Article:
WorkSafeBC is cracking down on ammonia-based fish processing facilities as part of a safety initiative prompted by the Fernie arena tragedy.
It has also followed up with ice rinks and contractors who are yet to address concerns raised by the statutory agency.
WorkSafeBC launched a three-phase ammonia inspection initiative after three workers died in an ammonia leak at Fernie Memorial Arena in October 2017.
Ammonia is a toxic chemical most commonly found in refrigerants, cleaning products and fertilizers, and can be fatal in high concentrations.
Working with Technical Safety BC, WorkSafeBC inspected 228 ice rinks, curling rinks and recreational rinks during phase one of the initiative.
Of those, 181 used ammonia-based refrigeration systems and 1108 orders were issued.
Phase two took place early last year and focused on refrigeration contractors conducting installations, maintenance, and other activities involving ammonia systems.
Thirty-two contractors were inspected, resulting in 114 orders.
WorkSafeBC is currently in phase three of the ammonia inspection initiative, which targets facilities using ammonia outside of the recreation industry with a focus on fish processing sites.
Twenty-one of the 24 facilities have been inspected, resulting in 272 orders.
WorkSafeBC Prevention Field Services manager Budd Phillips said phase three is expected to be completed by the end of the first quarter of 2019.
WorkSafeBC has also followed up with each of the 181 recreational facilities using ammonia-based refrigeration systems. Fifty-one of the 1108 orders are still outstanding.
Twenty-nine of the 32 contracting firms have been reinspected, with 22 out of 114 orders still outstanding.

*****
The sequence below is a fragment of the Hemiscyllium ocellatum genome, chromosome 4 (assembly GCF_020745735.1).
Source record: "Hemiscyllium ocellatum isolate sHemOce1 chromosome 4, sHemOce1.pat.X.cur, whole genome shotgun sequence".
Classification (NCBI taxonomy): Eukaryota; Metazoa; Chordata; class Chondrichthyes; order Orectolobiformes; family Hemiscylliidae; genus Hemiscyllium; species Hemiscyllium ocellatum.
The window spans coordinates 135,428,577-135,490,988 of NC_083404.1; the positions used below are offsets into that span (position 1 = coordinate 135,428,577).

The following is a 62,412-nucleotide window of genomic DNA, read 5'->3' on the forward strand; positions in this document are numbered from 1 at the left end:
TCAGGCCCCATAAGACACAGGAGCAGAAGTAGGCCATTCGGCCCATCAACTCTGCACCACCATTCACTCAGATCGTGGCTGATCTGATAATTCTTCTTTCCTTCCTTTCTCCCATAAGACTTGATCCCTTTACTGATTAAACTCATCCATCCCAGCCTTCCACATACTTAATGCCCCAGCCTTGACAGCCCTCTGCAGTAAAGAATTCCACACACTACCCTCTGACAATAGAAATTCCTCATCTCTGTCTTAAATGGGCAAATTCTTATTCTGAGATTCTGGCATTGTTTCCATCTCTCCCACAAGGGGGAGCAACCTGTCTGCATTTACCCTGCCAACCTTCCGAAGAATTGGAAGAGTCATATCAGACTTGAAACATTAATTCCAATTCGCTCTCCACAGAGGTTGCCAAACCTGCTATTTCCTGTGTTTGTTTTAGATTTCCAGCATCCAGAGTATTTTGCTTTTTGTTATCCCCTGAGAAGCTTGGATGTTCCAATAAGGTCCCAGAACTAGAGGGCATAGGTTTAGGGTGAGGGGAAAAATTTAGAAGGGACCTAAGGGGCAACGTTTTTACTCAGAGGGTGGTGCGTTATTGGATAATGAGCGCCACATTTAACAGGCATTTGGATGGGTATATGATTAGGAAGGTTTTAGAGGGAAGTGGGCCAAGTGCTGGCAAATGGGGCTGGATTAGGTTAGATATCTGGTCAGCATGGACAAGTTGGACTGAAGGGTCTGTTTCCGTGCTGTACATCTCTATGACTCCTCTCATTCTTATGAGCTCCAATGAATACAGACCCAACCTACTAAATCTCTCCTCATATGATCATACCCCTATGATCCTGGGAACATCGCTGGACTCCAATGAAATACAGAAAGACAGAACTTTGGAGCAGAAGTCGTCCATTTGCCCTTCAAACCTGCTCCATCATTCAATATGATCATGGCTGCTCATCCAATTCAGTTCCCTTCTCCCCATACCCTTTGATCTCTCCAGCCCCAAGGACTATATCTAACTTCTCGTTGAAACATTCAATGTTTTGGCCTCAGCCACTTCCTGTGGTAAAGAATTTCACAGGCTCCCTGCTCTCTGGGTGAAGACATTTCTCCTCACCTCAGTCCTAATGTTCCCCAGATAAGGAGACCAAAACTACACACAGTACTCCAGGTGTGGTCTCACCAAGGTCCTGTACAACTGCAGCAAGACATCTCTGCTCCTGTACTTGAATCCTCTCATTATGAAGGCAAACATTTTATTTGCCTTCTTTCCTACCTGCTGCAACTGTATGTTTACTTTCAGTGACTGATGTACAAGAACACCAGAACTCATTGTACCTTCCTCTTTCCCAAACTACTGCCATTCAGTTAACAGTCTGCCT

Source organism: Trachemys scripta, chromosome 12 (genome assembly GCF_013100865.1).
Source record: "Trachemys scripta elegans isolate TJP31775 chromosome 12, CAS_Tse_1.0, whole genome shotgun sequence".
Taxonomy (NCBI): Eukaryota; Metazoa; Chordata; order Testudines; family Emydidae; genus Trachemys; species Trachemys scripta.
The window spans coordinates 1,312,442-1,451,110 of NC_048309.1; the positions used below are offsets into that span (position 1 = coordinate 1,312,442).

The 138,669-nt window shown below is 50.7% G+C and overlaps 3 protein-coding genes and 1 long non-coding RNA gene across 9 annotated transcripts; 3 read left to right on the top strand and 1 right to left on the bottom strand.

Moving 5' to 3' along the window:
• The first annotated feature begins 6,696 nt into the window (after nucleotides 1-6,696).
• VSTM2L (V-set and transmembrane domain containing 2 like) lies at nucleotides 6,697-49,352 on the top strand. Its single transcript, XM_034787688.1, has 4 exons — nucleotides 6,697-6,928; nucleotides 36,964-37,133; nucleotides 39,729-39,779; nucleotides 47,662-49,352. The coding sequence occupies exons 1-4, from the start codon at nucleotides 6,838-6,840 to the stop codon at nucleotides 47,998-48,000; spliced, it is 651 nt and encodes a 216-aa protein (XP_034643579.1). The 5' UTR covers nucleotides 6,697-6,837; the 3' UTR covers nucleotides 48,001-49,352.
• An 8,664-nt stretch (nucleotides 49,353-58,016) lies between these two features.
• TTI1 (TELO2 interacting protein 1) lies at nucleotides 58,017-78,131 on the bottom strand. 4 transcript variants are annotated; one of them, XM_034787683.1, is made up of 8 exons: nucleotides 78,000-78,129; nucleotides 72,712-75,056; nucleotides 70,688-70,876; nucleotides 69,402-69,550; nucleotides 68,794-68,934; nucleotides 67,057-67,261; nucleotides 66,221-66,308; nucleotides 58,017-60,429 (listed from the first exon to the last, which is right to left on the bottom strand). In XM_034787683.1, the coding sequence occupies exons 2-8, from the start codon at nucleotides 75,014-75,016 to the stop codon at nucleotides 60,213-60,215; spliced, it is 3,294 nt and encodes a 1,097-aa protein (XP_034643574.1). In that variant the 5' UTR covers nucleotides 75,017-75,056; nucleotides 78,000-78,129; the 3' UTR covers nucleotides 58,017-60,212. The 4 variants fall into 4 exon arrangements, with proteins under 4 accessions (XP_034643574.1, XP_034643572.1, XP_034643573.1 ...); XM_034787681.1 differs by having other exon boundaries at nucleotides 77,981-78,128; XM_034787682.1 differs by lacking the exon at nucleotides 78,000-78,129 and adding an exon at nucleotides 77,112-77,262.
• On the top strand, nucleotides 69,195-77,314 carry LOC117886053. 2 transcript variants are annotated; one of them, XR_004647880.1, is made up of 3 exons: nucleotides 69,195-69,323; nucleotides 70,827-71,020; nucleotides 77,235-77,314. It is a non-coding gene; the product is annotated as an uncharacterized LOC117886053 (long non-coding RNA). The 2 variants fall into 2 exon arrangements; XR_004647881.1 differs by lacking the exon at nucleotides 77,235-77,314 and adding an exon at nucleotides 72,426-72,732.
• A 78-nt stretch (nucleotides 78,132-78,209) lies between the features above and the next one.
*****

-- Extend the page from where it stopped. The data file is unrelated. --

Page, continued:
Phillips said the most common orders issued related to exposure control and emergency plans.
“In general for rinks, the orders issued identified opportunities to improve existing exposure control plans and procedures designed to manage ammonia risks,” he said.
“For contractors, the orders issued reflect mostly enhancements to existing programs including work coordination with site operators.”
Phillips emphasized that none of the orders were written for deficiencies that presented high risk violations.
“Officers did not observe any high-risk violations or conditions that were immediately dangerous to life and health,” he said.
Since the Fernie arena tragedy, there have been a number of rink delays or closures due to ammonia safety concerns, including in Cranbrook, Crowsnest Pass and, more recently, Nelson.
When asked whether WorkSafeBC will push for a safer alternative, Phillips replied: “while that is outside our mandate, we know that ammonia is inherently hazardous and, as such, it is the responsibility of the employer to ensure that controls are implemented to ensure worker safety.”
WorkSafeBC has resources available online for employers to reduce the risks of ammonia in the workplace, visit Worksafebc.com.